Linda Laxton, the human resources representative on campus who coordinates workers' compensation claims for UH-University Park, said, "We've had four people file some workers' comp claims, and we've filed these with the attorney general's office."

Laxton said the attorney general would have to make a final decision as to whether the claims would be covered. The insurance adjuster for the cases, Martha Garza, couldn't be reached for comment.

The day after the Jan. 28 fire, employees working on the first floor were told to report back to the building for work. Many complained about the intense and disgusting smell left by the fire and by the end of the day, many complained of having a number of symptoms they related to the ambient fumes.

Luz Guerra, administrative assistant to Vice President Elwyn Lee, said a combination of "the contaminants in the air" and the fact that the windows in her office don't open gave everyone in her office some discomfort.

"People in my office were not sick just prior to the fire, and by the time I got home (on the first day employees were let back into the building), I had a terrible headache, and my throat was burning," Guerra said.

Guerra said she later developed severe chest congestion while her other symptoms worsened. Guerra said the noxious fumes forced people in her office to prop their single door open and caused a receptionist in the office to throw up.

Last week, Guerra went to the UH Health Center for treatment and received a prescription for her discomforts. She said she filed for workers' compensation to cover the cost of the visit and the medication, and a few days later, she felt fine.

After the fire, Vice President Lee's other assistant, Kay Osmon, developed symptoms so severe she had to leave work for two days.

When Osmon started feeling bad after the fire, she went to the UH Health Clinic, filing her examination costs under workers' compensation.

Despite the prescription given to her, she says her condition worsened, and she was told she would have to wait for permission to visit the UH Health Center from the Texas Attorney General's Office. She decided she couldn't wait.

Osmon said her doctor reported her condition had developed into sinusitis and bronchitis. Afterwards, UH paid for the $35-visit and filled the expensive prescription her private doctor had given her. Osmon stayed home two days and said she feels better, but not fully recovered.

Osmon said while her doctor couldn't absolutely confirm her condition was caused by the fire's fumes, there was no doubt in his mind, and that it was unconscionable that workers were sent back into the building to work in such an environment. Osmon agreed.

Fire and Physical Safety Manager Bob Bowden, who was directly involved in the decision to send the workers back to the building on the day after, couldn't be reached for comment on his decision.

Director of Physical and Environmental Safety Tim Ryan said, "We don't say an area is 100 percent safe or 100 percent risky. Basically, what we look at is the area as safe as possible; is it acceptably safe?"

Ryan said he has full confidence in Bowden's decisions, citing his more than 20 years experience as a senior captain in the Houston Fire Department.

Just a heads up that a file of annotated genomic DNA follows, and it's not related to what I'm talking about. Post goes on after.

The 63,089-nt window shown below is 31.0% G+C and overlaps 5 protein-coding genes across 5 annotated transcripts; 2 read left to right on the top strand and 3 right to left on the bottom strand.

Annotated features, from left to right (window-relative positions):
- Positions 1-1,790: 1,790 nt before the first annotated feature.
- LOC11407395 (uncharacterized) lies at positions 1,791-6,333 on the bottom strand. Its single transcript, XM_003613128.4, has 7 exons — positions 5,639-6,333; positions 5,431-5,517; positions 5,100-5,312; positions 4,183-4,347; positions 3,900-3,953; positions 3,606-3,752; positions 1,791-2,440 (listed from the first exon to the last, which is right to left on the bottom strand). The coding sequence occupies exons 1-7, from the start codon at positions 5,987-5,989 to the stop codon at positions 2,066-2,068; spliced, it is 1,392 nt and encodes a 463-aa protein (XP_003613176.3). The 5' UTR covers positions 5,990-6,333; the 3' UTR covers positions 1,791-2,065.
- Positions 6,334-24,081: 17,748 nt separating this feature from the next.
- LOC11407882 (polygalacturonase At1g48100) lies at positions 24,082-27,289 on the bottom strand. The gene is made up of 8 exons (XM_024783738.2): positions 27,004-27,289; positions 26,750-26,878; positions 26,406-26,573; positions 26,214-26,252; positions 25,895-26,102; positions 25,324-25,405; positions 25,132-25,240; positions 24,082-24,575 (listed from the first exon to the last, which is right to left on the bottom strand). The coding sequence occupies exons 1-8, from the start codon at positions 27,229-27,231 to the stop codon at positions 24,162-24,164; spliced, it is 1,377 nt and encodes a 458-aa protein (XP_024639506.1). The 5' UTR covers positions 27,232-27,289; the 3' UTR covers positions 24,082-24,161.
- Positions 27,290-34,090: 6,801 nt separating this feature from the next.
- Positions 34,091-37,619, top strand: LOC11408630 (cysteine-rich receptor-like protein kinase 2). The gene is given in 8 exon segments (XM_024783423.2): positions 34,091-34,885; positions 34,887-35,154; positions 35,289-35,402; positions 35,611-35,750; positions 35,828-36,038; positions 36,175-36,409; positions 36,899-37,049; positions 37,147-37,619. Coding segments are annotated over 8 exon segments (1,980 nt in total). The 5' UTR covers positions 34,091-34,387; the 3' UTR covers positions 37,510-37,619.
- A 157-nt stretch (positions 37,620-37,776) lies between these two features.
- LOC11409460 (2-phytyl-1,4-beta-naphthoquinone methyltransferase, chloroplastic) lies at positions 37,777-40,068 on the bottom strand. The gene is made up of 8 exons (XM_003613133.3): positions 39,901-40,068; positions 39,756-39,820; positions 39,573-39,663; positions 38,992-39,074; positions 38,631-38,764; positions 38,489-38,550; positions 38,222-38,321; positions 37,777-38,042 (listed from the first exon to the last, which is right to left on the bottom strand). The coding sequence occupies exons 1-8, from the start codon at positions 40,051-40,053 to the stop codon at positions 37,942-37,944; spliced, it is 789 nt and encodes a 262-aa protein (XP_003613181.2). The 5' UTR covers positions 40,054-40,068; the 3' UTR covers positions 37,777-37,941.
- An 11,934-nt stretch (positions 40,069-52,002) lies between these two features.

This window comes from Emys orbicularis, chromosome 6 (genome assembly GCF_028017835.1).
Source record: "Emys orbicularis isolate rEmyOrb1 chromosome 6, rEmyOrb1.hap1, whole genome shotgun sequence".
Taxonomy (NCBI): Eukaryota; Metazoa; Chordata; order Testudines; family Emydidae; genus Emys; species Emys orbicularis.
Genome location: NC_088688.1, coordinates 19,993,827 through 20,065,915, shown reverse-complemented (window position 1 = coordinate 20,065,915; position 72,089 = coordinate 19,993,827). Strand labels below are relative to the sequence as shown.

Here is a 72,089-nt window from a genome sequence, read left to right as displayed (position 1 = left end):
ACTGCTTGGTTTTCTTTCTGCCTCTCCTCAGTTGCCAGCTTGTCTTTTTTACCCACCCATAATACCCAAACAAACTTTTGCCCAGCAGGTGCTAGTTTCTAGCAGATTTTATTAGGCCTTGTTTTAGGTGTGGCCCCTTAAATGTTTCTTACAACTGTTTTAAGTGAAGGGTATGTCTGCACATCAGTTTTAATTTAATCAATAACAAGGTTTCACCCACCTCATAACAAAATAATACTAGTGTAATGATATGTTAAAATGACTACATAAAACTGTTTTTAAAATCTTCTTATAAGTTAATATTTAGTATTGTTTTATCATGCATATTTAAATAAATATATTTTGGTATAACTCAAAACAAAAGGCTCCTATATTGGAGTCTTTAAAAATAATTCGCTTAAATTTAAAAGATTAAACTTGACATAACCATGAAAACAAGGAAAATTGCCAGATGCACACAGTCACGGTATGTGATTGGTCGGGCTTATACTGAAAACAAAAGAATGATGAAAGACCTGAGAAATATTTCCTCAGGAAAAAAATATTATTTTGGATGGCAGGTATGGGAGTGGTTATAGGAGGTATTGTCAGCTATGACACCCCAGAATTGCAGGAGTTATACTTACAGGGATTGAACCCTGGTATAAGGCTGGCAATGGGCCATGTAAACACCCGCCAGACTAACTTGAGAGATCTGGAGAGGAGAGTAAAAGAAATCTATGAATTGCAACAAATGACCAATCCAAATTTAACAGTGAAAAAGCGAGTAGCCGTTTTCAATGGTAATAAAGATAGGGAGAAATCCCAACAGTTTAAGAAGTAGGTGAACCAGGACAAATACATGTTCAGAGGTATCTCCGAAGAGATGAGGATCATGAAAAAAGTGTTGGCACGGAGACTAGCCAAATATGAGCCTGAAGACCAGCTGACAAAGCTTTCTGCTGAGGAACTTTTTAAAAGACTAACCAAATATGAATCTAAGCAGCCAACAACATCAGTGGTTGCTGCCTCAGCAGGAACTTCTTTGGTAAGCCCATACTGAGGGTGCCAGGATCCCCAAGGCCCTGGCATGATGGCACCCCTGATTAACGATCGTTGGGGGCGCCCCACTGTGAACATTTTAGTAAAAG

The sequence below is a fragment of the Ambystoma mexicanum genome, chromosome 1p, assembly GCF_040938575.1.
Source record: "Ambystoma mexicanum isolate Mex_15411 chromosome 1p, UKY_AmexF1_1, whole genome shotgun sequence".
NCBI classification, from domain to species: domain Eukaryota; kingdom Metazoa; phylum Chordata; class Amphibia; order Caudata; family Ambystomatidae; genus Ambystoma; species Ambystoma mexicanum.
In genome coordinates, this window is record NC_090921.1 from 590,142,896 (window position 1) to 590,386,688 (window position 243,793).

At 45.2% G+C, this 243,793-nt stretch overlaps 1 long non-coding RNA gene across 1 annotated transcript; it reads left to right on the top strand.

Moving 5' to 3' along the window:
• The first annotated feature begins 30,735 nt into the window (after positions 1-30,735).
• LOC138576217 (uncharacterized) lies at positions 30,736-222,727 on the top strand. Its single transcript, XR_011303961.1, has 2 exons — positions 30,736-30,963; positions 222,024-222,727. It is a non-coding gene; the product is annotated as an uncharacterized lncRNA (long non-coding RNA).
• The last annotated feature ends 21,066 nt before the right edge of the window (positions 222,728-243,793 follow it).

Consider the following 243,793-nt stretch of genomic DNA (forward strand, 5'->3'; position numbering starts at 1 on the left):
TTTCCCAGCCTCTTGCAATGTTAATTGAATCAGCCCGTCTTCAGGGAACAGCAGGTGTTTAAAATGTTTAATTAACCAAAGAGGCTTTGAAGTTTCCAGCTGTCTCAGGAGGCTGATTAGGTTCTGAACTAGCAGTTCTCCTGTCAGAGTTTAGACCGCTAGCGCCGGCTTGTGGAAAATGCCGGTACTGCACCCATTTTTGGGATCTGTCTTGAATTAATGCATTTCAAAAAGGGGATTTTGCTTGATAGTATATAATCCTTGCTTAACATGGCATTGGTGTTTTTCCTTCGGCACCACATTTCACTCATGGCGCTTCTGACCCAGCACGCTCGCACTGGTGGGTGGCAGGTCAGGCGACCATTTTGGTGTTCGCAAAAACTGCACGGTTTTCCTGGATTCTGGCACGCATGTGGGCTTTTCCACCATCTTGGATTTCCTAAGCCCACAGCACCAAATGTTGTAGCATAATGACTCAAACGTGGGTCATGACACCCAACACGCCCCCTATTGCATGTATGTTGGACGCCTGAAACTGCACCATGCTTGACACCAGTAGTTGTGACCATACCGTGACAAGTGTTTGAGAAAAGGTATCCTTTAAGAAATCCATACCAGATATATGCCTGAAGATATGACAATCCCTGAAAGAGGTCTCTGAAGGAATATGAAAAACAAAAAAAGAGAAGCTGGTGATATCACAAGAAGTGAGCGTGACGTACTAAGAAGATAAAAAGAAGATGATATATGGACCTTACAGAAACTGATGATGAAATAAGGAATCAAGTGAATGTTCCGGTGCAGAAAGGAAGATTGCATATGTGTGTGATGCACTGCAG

Since the fire, workers returning to other floors still experience headaches, and reconstruction crews have made attempts to remove or mask the smell.

Renee Block, assistant director of real estate and risk management, said, "In trying to eliminate the smoke smell, they sprayed a cherry aroma that's probably more irritating than the fumigation process."

Guerra said, "In the hall, it still smells, but in the office, it's okay. Nowadays, it kind of smells like a car wash. You know, heavily perfumed."







Last year, more than 400,000 foreign students, many convinced by college recruiters that an American education is a prized commodity, enrolled at U.S. colleges and universities.

With a nationwide gain of 5.3 percent in foreign students, U.S. education officials predict the half-million mark for enrollment isn't far away, and some say the number could double or triple in the next decade.

While some colleges aggressively recruit foreign students to add cultural diversity to their campuses, others are interested in boosting enrollment in a sagging economy.

"I would say there has been an explosive growth (in foreign students) in the past 10 years, and it hasn't leveled off," said Paul Crippen, of J. Paul Crippen Associates of Philadelphia, a consultant to a number of colleges and universities.

I think the reason is because the Asian countries rely heavily on us for training in engineering and technology," said Crippen, who predicts the number of foreign students will triple within a decade.

Despite its intense growth, the foreign student market is still a fraction of the total U.S. college population of 14 million.

In 1991, 65.7 percent of foreign students enrolled in public schools and 34.3 percent in private schools, according to the Institute of International Education. in the overall college student population, 80.3 percent of the students are enrolled in public schools, and 19.7 percent in private institutions.

The reasons for the heavy recruiting, which began in the early '80s and is still going strong, are varied: A declining pool of traditional 18-year-old students, the desire of U.S. colleges to teach a global perspective, and the fact that most foreign students pay full-tuition rates.